Kauai News

997 humpback whales counted in Hawaiian Islands by volunteers on Saturday

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A volunteer looks for whales at Mokuleia Beach Park on O’ahu on Feb. 25, 2023. Photo: Jennifer Strahl/NOAA

In the Hawaiian Islands, 345 volunteers at 42 sites counted humpback whales during the second of three Sanctuary Ocean Counts and Great Whale Counts for 2023.

A total of 997 humpback whales were spotted from the Big Island, Kaua’i, Maui and O’ahu during specific time periods. However, this number may represent duplicate sightings of the same whale by different observers or at different time periods or different locations throughout the day.

Maui had the most with 596, followed by O’ahu with 232, the Big Island with 105 and 64 for Kaua’i.

Volunteers from Kaua‘i, O‘ahu and the Big Island participated in the Hawaiian Islands Humpback Whale National Marine Sanctuary Ocean Count while Maui volunteers were involved with the Great Whale Count by the Pacific Whale Foundation.

Volunteers count humpback whales at Spitting Caves on O’ahu on Feb. 25, 2023. Photo: Sherine Boomla/NOAA

This is the fifth year that both counts are coordinated on the same days, ensuring the data from all the main Hawaiian Islands are collected simultaneously.

Volunteers collected data on Feb. 25. The busiest time period was between 8:30 and 8:45 a.m. when 147 whales were observed.

A group of volunteers count whales on Maui on Feb. 25, 2023. Photo: Therese Olson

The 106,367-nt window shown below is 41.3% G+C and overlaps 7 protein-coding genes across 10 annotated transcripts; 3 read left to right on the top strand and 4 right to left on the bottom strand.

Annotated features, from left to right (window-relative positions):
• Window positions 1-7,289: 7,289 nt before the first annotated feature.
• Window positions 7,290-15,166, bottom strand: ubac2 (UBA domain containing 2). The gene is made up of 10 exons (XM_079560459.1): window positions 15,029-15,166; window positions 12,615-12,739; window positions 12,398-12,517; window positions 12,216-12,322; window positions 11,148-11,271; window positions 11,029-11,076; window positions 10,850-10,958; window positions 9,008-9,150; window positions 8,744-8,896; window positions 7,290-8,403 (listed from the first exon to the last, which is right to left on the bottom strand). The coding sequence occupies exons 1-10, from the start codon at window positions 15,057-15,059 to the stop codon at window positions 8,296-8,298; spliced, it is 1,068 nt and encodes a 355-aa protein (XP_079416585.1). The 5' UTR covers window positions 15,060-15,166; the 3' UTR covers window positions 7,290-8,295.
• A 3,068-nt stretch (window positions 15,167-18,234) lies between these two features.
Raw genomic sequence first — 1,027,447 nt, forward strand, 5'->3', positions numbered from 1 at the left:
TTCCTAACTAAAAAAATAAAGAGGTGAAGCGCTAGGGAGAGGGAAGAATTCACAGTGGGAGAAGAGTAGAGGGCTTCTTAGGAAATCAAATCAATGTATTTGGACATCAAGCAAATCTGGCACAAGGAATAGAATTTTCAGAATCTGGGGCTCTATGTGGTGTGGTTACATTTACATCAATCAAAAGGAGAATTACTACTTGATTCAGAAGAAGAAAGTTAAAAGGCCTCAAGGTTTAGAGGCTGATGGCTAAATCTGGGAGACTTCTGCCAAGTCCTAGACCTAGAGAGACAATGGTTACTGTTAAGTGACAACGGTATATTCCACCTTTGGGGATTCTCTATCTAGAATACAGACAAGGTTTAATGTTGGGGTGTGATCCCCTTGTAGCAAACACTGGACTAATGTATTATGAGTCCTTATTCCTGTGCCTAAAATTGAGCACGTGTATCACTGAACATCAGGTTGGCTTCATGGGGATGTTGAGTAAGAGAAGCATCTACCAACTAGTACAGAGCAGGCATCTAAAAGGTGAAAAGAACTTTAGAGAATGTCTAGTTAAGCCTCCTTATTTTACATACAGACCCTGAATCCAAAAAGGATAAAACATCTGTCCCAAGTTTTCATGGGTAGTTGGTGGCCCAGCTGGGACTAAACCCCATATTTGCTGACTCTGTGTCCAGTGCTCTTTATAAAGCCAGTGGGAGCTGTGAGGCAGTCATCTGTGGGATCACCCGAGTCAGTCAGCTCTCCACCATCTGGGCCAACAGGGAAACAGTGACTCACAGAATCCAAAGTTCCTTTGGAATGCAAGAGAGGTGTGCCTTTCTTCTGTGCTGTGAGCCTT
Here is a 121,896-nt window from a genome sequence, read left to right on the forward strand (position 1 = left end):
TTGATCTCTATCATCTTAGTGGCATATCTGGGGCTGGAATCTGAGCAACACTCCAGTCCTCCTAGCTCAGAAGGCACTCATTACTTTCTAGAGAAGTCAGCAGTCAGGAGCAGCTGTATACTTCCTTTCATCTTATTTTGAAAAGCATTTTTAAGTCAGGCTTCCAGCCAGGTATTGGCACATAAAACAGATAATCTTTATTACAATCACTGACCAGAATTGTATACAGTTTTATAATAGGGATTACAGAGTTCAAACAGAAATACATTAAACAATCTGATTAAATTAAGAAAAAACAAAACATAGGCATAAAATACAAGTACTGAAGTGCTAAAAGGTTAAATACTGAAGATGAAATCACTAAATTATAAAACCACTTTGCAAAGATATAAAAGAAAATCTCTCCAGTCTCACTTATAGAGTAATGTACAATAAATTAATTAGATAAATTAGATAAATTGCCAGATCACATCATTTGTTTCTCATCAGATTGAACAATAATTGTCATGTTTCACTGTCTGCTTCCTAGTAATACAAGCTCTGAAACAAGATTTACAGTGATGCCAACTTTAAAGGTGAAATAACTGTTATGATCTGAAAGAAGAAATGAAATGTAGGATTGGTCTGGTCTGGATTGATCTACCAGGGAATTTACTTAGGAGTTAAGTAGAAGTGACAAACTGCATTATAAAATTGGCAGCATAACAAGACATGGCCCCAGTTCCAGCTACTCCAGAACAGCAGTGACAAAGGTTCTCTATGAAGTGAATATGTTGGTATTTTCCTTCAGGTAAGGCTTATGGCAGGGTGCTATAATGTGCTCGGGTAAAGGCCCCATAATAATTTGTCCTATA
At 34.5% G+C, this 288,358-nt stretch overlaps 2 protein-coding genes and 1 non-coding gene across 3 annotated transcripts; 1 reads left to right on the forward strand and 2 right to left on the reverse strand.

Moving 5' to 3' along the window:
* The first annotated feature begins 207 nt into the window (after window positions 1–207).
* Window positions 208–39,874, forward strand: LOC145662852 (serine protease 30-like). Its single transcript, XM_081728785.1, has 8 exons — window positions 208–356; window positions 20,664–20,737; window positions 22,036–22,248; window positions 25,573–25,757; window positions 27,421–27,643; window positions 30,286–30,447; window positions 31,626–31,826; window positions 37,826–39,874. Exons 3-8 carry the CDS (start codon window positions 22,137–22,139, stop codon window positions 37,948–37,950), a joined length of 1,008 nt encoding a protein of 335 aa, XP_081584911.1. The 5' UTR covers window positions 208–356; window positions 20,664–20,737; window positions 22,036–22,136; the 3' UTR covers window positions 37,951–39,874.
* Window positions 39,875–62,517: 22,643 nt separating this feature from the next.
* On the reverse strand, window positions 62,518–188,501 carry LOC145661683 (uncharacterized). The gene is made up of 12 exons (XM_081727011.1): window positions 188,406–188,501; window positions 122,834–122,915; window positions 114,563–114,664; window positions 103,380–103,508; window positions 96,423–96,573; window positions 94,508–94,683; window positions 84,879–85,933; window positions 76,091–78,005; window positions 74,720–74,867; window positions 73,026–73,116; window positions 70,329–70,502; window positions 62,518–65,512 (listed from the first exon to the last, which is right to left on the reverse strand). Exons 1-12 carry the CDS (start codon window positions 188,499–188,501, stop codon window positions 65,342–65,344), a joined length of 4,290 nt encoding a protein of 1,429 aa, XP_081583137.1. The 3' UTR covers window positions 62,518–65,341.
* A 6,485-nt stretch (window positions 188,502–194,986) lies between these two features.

Data collected during these counts combined with other research efforts can help reveal trends in humpback whale occurrence within and amongst whale seasons.

Across the main Hawaiian Islands, weather conditions varied with sunny blue skies or cloudy conditions. The majority of sites were impacted by strong winds and moderate swells that made it difficult for observing whales from the shoreline.


A variety of other species also were spotted during the count including ʻilioholoikauaua (Hawaiian monk seal), honu (green sea turtles), naiʻa (spinner dolphins) and multiple seabird species such as ʻiwa (great frigatebird), mōlī (Laysan albatross), kōlea (Pacific golden plover), manu o Kū (white tern), ʻĀ (red-footed booby) and koaʻe ula (red-tailed tropicbird). 

Ocean Count promotes public awareness about humpback whales, Hawaiian Islands Humpback Whale National Marine Sanctuary and shore-based whale watching opportunities.

Volunteers tally humpback whale sightings and document the animals’ surface behavior during the survey, which provides a snapshot of humpback whales’ activity from the shorelines of  Kaua‘i, Oʻahu and the Big Island. Ocean Count is supported by the National Marine Sanctuary Foundation.

The Great Whale Count by Pacific Whale Foundation had site leaders count whales from shore as part of a long-term survey of humpback whales in Hawai’i, with 12 survey sites along the shoreline of Maui. This event provides a snapshot of trends in relative abundance of whales and is one of the world’s longest-running community science projects.


Both counts take place three times during peak whale season annually on the last Saturday in January, February and March.

Preliminary data detailing Sanctuary Ocean Count whale sightings by site location are available at: https://oceancount.org/resources/. Additional information is available on the sanctuary’s website at http://hawaiihumpbackwhale.noaa.gov.

Pacific Whale Foundation’s Great Whale Count data may be found at https://www.pacificwhale.org/research/community-science/ with additional information at www.mauiwhalefestival.org.

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